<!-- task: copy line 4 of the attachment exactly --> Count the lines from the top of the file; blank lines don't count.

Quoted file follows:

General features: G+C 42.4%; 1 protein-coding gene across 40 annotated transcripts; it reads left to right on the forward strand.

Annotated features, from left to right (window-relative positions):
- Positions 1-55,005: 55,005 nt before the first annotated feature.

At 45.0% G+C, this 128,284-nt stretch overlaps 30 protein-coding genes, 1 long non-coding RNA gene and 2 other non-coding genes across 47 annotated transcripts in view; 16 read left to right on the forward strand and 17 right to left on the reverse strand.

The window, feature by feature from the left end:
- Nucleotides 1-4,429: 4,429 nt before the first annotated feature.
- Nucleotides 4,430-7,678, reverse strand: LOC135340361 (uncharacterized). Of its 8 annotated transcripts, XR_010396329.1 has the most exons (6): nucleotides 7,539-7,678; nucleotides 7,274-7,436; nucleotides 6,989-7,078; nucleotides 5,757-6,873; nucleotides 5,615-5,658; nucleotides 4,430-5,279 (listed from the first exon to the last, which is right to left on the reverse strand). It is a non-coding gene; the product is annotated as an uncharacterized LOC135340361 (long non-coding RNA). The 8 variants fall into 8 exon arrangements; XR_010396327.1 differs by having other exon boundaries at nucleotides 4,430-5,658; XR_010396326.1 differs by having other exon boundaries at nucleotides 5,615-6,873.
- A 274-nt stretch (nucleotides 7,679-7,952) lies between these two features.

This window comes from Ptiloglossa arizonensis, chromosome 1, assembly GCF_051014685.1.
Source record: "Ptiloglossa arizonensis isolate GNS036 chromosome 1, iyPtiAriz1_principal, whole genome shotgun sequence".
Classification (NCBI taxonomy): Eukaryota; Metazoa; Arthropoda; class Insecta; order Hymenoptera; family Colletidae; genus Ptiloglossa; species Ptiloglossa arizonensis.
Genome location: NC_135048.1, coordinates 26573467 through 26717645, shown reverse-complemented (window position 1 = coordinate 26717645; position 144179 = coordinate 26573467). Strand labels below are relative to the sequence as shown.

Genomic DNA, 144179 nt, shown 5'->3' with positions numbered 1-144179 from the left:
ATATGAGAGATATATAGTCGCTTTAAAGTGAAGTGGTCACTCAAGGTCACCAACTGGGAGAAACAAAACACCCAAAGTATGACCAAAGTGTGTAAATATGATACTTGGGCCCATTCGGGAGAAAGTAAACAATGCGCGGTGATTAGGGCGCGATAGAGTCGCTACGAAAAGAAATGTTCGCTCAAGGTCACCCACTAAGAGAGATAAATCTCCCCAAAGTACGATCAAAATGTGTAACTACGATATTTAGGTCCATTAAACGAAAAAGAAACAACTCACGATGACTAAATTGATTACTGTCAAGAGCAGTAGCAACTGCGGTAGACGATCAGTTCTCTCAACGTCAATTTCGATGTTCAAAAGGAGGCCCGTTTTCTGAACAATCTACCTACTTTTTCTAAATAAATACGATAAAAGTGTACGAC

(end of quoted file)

At 45.0% G+C, this 128,284-nt stretch overlaps 30 protein-coding genes, 1 long non-coding RNA gene and 2 other non-coding genes across 47 annotated transcripts in view; 16 read left to right on the forward strand and 17 right to left on the reverse strand.